Horse Racing Betting Guide
The popularity of the sport is at least partly due to its association with gambling. Horse racing and gambling have always been intrinsically linked, and betting on the outcome of races is traditionally an essential part of a day at the racetrack.
You don’t have to be at the races to bet on them either. In more recent, less traditional times, bettors all over the world regularly bet on races with online bookmakers, something that has become a lot easier thanks to the internet and the accessibility of betting sites.
The modern-day horse racing industry is effectively reliant on betting in fact, as it accounts for a significant percentage of the sport’s funding. Prize money and sponsorship money are vital for horse racing to continue, and the majority of this comes from the betting industry. Most racetracks simply wouldn’t be able to operate without the financial contribution made by bookmakers.
We’ve provided some important details about the sport itself, and information on how to bet on it. We explain all the different bets you can place, and offer some advice on how to pick winners. There is also information on the most famous horse races taking place around the world, and details of all the major racing venues.
Irish Race Courses
- Curragh Racecourse (Co. Kildare) – home of the Classics;
- Leopardstown Racecourse (Co. Dublin) – for the best of the best;
- Laytown Racecourse (Co. Meath) – for the coastal route;
- Punchestown Racecourse (Co. Kildare) – the home of National Hunt racing;
- Ballybrit Racecourse (Co. Galway) – for a festival of racing.
Types of Horse Race
Horse racing in the UK and Ireland is split into two distinct branches. The first, flat racing, is simple: horses start, they run – either in a straight line or around a curved track – then they finish, the winner being the first past the post.
The second, National Hunt racing, is slightly more complicated – not least for the horses and jockeys – in that obstacles must be negotiated on the way around the track.
National Hunt racing is split into two main categories: hurdles and steeplechases. (There are also National Hunt flat races called “bumpers”, but these are much less common.) The difference between the two is that horses running in steeplechases must jump fences that are higher and more solid than the hurdles in the hurdle races.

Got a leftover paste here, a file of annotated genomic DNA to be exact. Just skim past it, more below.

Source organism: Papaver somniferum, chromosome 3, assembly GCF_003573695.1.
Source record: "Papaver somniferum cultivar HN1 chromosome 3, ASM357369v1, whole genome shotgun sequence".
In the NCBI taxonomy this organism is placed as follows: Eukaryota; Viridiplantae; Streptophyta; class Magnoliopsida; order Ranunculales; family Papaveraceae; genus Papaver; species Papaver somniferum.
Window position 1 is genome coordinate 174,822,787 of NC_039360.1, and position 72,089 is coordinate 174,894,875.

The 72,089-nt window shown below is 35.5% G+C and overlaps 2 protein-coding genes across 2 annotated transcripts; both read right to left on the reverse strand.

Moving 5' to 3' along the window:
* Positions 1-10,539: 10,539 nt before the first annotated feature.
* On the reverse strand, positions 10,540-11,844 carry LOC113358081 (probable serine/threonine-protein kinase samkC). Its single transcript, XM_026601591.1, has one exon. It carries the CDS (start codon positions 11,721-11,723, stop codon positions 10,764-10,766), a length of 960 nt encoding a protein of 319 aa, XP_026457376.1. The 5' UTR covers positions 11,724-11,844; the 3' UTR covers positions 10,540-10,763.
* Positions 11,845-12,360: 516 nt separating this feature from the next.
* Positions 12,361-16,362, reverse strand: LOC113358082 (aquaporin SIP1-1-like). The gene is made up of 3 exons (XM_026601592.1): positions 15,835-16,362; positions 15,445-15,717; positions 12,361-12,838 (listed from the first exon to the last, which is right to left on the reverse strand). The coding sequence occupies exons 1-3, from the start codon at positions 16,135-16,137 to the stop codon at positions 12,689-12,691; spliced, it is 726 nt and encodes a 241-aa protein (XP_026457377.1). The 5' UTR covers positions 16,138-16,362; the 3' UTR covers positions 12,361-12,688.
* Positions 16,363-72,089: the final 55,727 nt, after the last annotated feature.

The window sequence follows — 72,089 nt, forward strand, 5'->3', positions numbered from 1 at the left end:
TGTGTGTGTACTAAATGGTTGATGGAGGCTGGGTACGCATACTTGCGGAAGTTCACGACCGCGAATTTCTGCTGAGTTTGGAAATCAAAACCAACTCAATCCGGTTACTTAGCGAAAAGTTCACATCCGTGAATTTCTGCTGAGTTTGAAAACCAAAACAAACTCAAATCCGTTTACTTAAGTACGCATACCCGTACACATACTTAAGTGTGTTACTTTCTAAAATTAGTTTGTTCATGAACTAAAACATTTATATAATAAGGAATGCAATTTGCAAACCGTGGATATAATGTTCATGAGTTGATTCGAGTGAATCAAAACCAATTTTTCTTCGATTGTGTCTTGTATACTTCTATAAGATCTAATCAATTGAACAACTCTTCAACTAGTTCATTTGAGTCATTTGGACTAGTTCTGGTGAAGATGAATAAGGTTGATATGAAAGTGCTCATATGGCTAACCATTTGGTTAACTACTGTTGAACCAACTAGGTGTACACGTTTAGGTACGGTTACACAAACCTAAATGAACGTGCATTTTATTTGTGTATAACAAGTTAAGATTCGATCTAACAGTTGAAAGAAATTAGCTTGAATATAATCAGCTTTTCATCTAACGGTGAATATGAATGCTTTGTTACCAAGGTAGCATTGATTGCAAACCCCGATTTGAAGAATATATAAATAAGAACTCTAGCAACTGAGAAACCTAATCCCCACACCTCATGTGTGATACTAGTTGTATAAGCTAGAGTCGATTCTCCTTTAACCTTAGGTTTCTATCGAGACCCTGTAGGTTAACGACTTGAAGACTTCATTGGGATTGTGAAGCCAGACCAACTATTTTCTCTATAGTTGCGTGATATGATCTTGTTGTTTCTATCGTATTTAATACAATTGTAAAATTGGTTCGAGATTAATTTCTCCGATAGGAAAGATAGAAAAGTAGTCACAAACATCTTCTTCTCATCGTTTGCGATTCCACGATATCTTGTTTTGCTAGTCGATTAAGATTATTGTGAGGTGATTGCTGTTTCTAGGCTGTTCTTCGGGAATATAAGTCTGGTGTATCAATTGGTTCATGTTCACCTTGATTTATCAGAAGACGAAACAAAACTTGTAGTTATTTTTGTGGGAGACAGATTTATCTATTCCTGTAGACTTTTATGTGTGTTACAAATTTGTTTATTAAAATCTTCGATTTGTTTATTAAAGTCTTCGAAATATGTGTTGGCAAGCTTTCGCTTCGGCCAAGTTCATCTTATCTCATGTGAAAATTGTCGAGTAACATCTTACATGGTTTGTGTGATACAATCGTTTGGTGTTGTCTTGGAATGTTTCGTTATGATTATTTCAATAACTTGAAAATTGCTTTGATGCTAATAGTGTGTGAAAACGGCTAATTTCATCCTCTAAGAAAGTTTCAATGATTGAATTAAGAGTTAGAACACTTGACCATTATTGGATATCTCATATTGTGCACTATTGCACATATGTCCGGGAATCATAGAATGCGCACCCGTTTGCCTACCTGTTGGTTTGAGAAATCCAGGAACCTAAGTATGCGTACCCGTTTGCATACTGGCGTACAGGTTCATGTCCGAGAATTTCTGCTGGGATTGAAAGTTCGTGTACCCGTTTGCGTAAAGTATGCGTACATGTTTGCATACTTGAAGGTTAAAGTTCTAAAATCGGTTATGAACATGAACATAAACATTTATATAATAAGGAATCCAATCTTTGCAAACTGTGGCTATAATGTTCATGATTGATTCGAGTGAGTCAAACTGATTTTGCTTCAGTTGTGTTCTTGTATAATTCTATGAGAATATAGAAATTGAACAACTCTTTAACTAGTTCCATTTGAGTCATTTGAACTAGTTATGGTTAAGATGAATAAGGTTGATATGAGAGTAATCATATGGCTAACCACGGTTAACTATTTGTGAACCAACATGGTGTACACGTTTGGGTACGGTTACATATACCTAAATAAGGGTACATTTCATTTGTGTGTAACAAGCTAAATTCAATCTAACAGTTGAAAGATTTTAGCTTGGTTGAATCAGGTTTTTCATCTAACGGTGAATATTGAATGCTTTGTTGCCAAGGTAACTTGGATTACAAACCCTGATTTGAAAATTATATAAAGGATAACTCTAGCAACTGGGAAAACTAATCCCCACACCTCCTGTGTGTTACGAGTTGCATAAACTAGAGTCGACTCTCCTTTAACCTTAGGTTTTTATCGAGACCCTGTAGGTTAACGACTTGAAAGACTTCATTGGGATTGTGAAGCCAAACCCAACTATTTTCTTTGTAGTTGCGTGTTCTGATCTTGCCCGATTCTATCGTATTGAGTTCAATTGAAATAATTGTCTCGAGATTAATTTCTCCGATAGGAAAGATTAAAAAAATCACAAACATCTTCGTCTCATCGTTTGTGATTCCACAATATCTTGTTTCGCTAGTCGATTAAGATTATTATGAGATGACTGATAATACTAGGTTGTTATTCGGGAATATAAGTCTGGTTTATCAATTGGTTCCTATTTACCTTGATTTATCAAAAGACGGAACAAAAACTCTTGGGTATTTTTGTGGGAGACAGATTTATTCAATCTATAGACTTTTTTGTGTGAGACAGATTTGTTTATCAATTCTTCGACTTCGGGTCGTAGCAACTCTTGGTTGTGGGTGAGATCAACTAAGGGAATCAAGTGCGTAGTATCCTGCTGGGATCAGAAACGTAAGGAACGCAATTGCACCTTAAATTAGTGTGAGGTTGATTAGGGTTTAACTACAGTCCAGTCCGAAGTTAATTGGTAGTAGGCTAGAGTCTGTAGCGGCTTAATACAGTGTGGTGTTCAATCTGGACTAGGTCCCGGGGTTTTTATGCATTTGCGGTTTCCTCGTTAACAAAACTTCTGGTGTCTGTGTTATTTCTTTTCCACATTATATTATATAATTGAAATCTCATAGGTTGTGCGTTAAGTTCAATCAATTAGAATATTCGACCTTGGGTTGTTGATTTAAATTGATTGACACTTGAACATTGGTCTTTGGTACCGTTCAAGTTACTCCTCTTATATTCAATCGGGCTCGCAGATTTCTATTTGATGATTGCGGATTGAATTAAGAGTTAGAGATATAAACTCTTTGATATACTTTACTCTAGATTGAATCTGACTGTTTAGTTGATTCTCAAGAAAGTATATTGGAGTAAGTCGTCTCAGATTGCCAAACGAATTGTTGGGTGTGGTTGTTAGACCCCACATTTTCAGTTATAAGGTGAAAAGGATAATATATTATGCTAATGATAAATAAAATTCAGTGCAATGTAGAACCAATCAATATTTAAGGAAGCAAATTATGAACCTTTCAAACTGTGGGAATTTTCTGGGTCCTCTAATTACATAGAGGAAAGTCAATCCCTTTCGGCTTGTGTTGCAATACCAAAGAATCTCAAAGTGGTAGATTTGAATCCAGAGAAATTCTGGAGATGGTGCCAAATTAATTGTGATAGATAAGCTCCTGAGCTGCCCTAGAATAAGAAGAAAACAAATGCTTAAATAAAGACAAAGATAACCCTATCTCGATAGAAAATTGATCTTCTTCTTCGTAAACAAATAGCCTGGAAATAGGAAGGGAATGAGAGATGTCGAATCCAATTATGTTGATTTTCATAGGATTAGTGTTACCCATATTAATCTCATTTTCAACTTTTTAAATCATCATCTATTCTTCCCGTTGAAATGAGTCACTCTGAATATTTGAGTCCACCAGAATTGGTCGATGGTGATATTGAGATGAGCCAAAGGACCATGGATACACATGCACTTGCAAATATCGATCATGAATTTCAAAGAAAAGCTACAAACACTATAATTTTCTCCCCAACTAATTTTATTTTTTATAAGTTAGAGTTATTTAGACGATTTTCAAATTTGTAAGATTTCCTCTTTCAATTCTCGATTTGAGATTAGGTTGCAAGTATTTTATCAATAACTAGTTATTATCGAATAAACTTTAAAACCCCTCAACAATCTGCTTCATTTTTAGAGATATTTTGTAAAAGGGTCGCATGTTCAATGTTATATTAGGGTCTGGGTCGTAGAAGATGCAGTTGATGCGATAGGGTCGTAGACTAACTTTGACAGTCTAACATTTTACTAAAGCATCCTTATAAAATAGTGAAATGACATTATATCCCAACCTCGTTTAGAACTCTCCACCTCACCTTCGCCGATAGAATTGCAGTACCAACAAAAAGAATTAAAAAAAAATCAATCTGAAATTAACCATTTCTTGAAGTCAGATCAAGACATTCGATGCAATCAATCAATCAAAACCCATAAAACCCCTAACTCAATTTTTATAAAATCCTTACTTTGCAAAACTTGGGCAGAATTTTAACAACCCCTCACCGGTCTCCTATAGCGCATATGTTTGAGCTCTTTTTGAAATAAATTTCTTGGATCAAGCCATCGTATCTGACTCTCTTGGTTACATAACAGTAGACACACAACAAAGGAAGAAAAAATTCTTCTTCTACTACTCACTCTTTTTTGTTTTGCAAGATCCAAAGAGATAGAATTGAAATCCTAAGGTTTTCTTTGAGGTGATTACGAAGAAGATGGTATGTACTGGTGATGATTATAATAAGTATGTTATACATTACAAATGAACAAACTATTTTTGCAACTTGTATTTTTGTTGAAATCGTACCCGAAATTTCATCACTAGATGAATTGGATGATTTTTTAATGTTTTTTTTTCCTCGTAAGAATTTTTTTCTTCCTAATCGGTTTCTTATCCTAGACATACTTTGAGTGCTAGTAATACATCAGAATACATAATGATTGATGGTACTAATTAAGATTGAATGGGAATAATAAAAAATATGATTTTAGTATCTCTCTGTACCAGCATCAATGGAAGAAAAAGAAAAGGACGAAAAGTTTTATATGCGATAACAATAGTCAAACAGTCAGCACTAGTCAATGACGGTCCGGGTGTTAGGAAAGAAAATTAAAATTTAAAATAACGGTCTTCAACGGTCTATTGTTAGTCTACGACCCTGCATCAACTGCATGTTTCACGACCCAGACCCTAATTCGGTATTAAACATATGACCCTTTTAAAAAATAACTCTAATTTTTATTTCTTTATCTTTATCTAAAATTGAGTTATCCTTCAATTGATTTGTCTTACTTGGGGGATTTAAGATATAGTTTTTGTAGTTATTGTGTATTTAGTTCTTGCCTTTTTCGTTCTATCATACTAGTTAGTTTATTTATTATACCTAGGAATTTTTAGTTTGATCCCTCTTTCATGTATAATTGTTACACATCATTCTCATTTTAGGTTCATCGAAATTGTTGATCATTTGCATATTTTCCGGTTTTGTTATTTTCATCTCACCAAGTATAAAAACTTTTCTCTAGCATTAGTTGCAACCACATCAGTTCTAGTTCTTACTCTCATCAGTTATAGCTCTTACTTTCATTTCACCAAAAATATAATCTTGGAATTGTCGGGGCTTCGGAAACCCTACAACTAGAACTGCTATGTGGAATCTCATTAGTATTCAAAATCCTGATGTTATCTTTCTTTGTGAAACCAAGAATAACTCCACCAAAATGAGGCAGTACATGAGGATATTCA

Steeplechases often also include open ditches and water jumps, adding just a little more danger/excitement – depending on whether you are watching or riding!
In both flat and National Hunt, races are also categorised by the age and experience of the horses and the distance over which they run.
Horse Racing Bettings Odds
If you don’t understand the odds, you’re not going to get very far with the horses. Different countries display their odds in different ways. The UK does them with fractions. For example, 2/1 simply means that if you were to put £1 on the horse and it won, you’d get €2 back.
Some odds look more complex such as this – 11/4. If you put €4 on, then each €4 will return €11. The fun thing about online betting is that the odds are in numerous formats so you can change them to suit your preference.
Europe uses a decimal system. The odds look like this – 2.0 – meaning that if you were to place a £10 winning bet, you’d get £20 back. Similarly, a £10 bet with odds of 6.5 would reap a £65 win. It’s really not that hard once you get to grips with it.
The Americans use a two-way money line, which has a plus or minus signs in front of the number denoting the amount that will be won on a specific bet.
Different Types of Bet
Now you know how the odds work, let’s look at some different types of bet…
There are a number of different types of bets you can place and the simplest and probably most common is the win bet. This is one bet, on one outcome and you are backing the horse to win the race.
Another hugely popular bet is to back a horse each way. This is effectively two bets, with one going on the horse to win and the other going on it to “place”. The place terms vary according to the type of race and number of horses in it, although it’s normal for your horse to finish in the top three.
The place portion of your bet pays out at a fraction of the main odds and again this varies but is usually 1/4.
So, if you have a €10 each-way bet on a horse at 4/1 that will cost you €20, with €10 on the win and€10 on the place part of the bet. If it wins both bets win, so you get €10 x 4 = €40, plus your €10 stake back for the win portion. You also get your each-way bet too, so ¼ of 4/1 is 1/1, or evens, so you get €10 plus your stake of €10 so €20 in total.
Overall you get70 for a profit of €